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Euro zone yields steady after dovish ECB comments and before Fed

* Euro zone periphery govt bond yields

LONDON, Sept 14 (Reuters) - Euro zone bond yields steadied in early trade on Monday, with the benchmark German yield close to -0.5% as traders digested last week’s dovish tone from European Central Bank policymakers and looked towards the Federal Reserve’s two-day policy meeting.

The positive mood across equity markets on Monday -- largely on the back of renewed hopes for a coronavirus vaccine -- did not stir euro zone debt markets with moves in yields small and contained.

Euro zone yields had fallen at the end of last week after ECB chief economist Philip Lane and French central bank chief Francois Villeroy de Galhau highlighted risks from a strong currency, noting it clearly mattered for policy because it curbed price pressures.

That was after the ECB had taken an unexpectedly relaxed stance on growth and inflation at its regular policy meeting.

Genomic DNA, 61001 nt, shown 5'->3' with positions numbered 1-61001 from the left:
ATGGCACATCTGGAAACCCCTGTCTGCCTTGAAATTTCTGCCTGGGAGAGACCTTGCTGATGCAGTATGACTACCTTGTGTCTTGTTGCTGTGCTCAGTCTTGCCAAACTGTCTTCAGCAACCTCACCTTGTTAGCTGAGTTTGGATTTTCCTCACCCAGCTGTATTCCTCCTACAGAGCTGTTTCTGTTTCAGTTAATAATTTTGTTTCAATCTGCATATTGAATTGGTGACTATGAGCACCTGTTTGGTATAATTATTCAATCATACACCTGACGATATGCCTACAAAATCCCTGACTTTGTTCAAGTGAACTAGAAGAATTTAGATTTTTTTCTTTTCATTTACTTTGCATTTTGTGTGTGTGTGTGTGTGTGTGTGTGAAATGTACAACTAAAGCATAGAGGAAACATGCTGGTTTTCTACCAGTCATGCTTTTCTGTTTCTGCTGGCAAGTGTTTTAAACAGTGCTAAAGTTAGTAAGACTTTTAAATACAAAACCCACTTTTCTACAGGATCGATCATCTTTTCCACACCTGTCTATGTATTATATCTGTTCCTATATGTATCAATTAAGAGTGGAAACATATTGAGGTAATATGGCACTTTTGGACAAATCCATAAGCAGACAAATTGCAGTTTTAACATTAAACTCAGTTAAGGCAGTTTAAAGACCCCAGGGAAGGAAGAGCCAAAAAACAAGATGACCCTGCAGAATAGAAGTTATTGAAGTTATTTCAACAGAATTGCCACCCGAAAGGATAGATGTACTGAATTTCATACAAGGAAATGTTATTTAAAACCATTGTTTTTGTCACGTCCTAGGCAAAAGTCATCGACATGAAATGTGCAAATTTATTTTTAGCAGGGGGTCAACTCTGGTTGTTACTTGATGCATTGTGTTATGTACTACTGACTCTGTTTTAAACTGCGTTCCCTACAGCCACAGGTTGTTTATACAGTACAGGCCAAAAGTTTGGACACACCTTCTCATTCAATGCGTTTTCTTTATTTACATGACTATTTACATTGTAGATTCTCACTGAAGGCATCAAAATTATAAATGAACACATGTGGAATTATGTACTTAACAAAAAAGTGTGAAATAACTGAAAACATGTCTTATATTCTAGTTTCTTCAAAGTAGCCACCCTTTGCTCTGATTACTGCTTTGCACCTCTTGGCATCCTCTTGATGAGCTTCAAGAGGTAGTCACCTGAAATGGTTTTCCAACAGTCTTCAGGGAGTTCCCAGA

“Mr. Lane’s comments leave the door open for further monetary stimulus by the ECB,” Unicredit analysts said in a note.

“Although both EGB yields and spreads to Bunds have returned to their pre-pandemic levels...the information we get looking at breakeven inflation rates confirms that action by the ECB is still needed in order to revive investor inflation expectations.”

The Unicredit analysts noted that while the 10-year German Bund yield is at the same levels it was in late February before the coronavirus pandemic roiled markets, the 10-year breakeven inflation rate is 10 basis points lower.

In early trading on Monday, the 10-year German yield was unchanged at -0.493%, while the 2-year yield was 1 basis point lower at -0.699%.

Other markets were also quiet.

The Italian 10-year yield dropped 2 bps to 1.026% and the 30-year yield more than 1 bp to 1.949%.

This week is another busy period for central bank meetings, with the Bank of Japan and Bank of England meeting and, crucially, the Federal Reserve kicking off its two-day meeting beginning on Tuesday. (Editing by Kirsten Donovan)